Empowered Life Strategies

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Empowered Life Strategies

Empowered Life Strategies Logogiving and getting the most out of life as it unfolds, moment by moment, just as it is, just as we are.

 

The Power of Pause

“We desire to be happy and at peace, but when our emotions are aroused, somehow the methods we use to achieve this happiness only make us more miserable.” from Taking the Leap: Freeing Ourselves From Old Habits and Fears, Pema Chodron, edited by Sandy Boucher, 2010, Shambala Press

Reacting to a frustrating or provocative situation or person when the fight-flight hormones are still coursing through your brain is like driving when drunk.  Not only do you pose a danger to yourself and others, but the judgment and impulse control required to refrain from engaging the wheel or person, is also impaired.  Even if you are lucky enough to avoid disaster, at the very least, you can be assured that whatever point you wanted to get across will be lost, as your emotional overreaction becomes the center of attention.  It’s a lose-lose.

When you find yourself in in fight-flight and about to act, which for most humans (but especially Energizers and Drivers), is likely to be several times a day — the simple act of pausing can interrupt your reaction before it takes shape.  A three second pause, especially when accompanied by a deep breath is accessible to us at even the highest levels of emotional arousal, and creates enough of a gap to allow us get back to present moment where we can:

  1. Notice what’s happening from different perspectives – especially that of the object of our frustration
  2. Pay attention to the thoughts, emotions and physical feelings happening “now”
  3. Consider other ways of understanding the situation that might be less personally threatening
  4. Become aware of what you really want (besides hurting another person or proving you are right), and  whether your planned reaction is going to get you there.

Pausing can even open us to our hearts and allow our emotional intelligence, natural kindness, and compassion to influence our response.

Try pausing for a few seconds and taking a deep breath right now.  What was that like for you?

If this is something you want to incorporate, try using the pause button at least once today at even the slightest hint of frustration or stress, and see where it takes you.  As a reminder try hanging the word “Pause” on the fridge or wherever else you are likely to see it.

If you want to read more about “the pause”, I have really enjoyed Tara Brach’s writing on the subject. Here is a link to a recent blog,  “The Sacred Pause”.

Mindfulness: What, How, and Why.

I have spent a great deal of time thinking and writing about mindfulness but I still have not found a more effective way of introducing mindfulness than sharing these engaging video introductions.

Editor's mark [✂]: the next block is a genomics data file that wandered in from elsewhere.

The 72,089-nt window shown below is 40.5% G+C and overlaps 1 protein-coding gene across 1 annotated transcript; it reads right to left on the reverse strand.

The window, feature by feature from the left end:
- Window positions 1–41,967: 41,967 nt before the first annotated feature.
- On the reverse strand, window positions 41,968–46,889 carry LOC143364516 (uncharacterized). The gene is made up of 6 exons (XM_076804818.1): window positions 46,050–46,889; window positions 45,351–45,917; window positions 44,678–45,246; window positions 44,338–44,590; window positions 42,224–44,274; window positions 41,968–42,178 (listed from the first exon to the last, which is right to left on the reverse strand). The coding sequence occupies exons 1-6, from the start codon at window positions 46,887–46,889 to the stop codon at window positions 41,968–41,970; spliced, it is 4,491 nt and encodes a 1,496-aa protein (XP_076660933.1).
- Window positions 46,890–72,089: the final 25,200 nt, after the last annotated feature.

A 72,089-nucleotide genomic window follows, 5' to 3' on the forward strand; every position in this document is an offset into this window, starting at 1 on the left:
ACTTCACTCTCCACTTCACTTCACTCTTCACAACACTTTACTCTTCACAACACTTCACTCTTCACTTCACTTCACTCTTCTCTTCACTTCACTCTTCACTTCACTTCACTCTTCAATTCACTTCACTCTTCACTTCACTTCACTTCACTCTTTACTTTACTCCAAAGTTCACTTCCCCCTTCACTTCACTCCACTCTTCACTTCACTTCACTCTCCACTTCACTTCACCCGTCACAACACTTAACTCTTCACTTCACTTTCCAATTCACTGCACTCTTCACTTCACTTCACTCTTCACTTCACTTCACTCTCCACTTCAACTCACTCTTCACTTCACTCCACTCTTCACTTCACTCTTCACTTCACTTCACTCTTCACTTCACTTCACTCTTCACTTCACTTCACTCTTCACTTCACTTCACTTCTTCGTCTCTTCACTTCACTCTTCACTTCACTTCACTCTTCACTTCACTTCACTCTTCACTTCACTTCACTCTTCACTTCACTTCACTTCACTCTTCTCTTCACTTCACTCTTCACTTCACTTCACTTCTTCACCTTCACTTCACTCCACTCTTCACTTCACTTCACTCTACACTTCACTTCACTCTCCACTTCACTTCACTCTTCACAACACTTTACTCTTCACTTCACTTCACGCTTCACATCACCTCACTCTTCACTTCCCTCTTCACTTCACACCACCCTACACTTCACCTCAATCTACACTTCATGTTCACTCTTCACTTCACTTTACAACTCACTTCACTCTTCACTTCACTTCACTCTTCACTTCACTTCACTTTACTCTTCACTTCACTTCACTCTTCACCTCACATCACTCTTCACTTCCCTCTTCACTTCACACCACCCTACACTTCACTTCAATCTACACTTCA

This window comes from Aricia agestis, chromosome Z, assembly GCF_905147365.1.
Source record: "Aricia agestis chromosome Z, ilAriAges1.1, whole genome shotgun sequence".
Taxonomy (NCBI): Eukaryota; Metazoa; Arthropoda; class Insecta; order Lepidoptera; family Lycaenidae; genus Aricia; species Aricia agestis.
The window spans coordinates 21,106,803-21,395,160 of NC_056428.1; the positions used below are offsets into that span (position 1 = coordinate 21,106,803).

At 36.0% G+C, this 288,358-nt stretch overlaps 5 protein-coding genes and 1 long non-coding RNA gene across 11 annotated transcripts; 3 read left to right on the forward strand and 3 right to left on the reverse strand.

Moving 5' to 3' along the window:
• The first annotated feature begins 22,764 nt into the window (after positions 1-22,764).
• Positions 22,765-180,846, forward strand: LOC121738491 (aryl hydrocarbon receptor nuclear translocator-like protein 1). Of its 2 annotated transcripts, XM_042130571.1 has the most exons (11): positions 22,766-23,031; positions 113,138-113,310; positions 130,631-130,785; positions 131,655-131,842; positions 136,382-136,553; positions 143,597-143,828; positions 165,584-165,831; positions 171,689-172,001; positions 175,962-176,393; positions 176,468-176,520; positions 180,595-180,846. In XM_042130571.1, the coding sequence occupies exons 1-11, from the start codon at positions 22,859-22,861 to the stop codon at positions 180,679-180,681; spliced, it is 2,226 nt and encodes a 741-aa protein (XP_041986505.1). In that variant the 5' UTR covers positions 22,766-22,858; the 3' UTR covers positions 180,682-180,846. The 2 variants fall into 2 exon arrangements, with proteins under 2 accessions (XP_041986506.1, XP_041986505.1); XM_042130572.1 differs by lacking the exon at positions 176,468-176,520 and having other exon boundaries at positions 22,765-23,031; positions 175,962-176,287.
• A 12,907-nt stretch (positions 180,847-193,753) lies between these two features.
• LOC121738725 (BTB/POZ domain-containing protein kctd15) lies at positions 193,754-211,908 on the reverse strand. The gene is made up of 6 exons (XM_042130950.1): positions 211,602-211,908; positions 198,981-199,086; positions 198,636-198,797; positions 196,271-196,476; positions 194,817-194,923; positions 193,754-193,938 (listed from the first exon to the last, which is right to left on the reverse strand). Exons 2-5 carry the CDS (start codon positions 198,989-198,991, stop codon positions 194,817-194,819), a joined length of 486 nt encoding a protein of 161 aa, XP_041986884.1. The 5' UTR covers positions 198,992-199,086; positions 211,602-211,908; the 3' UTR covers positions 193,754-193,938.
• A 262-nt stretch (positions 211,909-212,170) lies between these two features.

“Whats this Meditating Thing?” ,  Meditation and Letting Go, and Benefits of Meditation were written and narrated by Tibetan Monk Andy Puddicombe (no longer in robes).  Andy is cofounder of gersomeheadspace.com which offers an awesome 365 day online meditation series.

Teaching Mindfulness to Children At Home or in School, is aimed at children, but speaks to people of all ages.  It is short, simple, spot-on and plays out like a situation comedy explanation of mindfulness.

Hope you enjoy them.

 

10 Tips To Achieving The Ideal Internship Mindset

The student-employee role played by the intern provides a unique opportunity to learn lessons about the workplace and yourself that will serve you throughout your career.  The tips that follow will prepare you with the mindset necessary to the make the most of that opportunity.
  1. Be an anthropologist, not a missionary.
    1. Be a curious, open, respectful, and nonjudgmental invited guest.
    2. Employees have strong opinions about people and things and you may develop strong opinions as well. It is very important not to voice strong opinions (like the missionary), take a side in an issue or make unsolicited suggestions, since you don’t know who may feel insulted or resentful.  Instead, cultivate your curiosity and focus your mental energies on understand all the factors that drive different opinions.
  2. Despite any promises and job or program descriptions, assume nothing and be prepared for anything
  3. Insist on not insisting on anything
  4. Set expectations based on reality – not the other way aroundAppreciate all opportunities and stay positive, positive, positive
  5. Do the best you can – that’s all you can do
  6. Be aware of yourself as an interconnected part of a community
  7. Welcome frustrating experiences
    1. Insist on learning from adversity
    2. Notice your thoughts and feelings in response to the various situations and interactions you experience. Learn what pushes your buttons and gets you to overreact
    3. The most important learning outcome is the ability to experience everything around you without fighting, fleeing or freezing.
  8. Those mundane tasks that seem beneath you are a great opportunity to distinguish yourself.
  9. Give and get the most out of every role and relationship
  10. Keep a journal of your experiences, challenges, and lessons learned.
Cultivating and maintaining these habits take time and discipline.  No human being can adhere to these standards for very long, especially under pressure when your survival instincts will be push you toward defensive action and reaction.  Its best to think of these as aspirational values that can keep you on course.
Whatever time and energy you commit to achieving this mindset wont be wasted since it stays pretty much the same throughout your career!